Figure 4.17 Blood: A Fluid Connective Tissue Blood is a fluid connective tissue containing erythrocytes and various types of leukocytes that circulate in a liquid extracellular matrix. LM × 1600. (Micrograph provided by the Regents of University of Michigan Medical School)

4. Tissue Level of Organization

Epithelial Tissue

Most epithelial tissues are essentially large sheets of cells covering all the surfaces of the body exposed to the outside world and lining the outside of organs. Epithelium also forms much of the glandular tissue of the body. Skin is not the only area of the body exposed to the outside. Other areas include the airways, the digestive tract, as well as the urinary and reproductive systems, all of which are lined by an epithelium. Hollow organs and body cavities that do not connect to the exterior of the body, which includes, blood vessels and serous membranes, are lined by endothelium (plural = endothelia), which is a type of epithelium.

Epithelial cells derive from all three major embryonic layers. The epithelia lining the skin, parts of the mouth and nose, and the anus develop from the ectoderm. Cells lining the airways and most of the digestive system originate in the endoderm. The epithelium that lines vessels in the lymphatic and cardiovascular system derives from the mesoderm and is called an endothelium.

All epithelia share some important structural and functional features. This tissue is highly cellular, with little or no extracellular material present between cells. Adjoining cells form a specialized intercellular connection between their cell membranes called a cell junction. The epithelial cells exhibit polarity with differences in structure and function between the exposed or apical facing surface of the cell and the basal surface close to the underlying body structures. The basal lamina, a mixture of glycoproteins and collagen, provides an attachment site for the epithelium, separating it from underlying connective tissue. The basal lamina attaches to a reticular lamina, which is secreted by the underlying connective tissue, forming a basement membrane that helps hold it all together.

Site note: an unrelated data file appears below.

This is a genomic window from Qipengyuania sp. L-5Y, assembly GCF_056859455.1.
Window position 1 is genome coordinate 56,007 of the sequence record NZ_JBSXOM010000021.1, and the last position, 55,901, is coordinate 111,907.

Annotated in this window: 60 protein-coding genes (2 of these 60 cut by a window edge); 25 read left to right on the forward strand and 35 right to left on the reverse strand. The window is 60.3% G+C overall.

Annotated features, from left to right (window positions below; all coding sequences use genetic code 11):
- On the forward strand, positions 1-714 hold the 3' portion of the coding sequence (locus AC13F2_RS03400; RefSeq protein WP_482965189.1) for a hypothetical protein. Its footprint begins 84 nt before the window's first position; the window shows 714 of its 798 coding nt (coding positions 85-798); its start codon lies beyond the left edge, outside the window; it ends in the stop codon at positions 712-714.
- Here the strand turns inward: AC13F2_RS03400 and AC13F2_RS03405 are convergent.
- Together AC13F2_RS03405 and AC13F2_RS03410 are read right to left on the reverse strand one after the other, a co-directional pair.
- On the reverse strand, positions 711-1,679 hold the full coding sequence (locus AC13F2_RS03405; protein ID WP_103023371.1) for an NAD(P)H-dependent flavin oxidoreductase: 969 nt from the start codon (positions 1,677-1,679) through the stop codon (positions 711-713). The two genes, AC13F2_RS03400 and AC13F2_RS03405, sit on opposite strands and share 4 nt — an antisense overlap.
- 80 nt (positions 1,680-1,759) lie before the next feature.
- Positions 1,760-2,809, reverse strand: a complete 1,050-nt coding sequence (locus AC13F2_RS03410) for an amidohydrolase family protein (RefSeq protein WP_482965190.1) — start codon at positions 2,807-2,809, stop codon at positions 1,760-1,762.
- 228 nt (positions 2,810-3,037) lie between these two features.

Epithelial tissues are nearly completely avascular. For instance, no blood vessels cross the basement membrane to enter the tissue, and nutrients must come by diffusion or absorption from underlying tissues or the surface. Many epithelial tissues are capable of rapidly replacing damaged and dead cells. Sloughing off of damaged or dead cells is a characteristic of surface epithelium and allows our airways and digestive tracts to rapidly replace damaged cells with new cells.

Generalized Functions of Epithelial Tissue:

Epithelial tissues provide the body’s first line of protection from physical, chemical, and biological wear and tear. The cells of an epithelium act as gatekeepers of the body controlling permeability and allowing selective transfer of materials across a physical barrier. All substances that enter the body must cross an epithelium. Some epithelia often include structural features that allow the selective transport of molecules and ions across their cell membranes.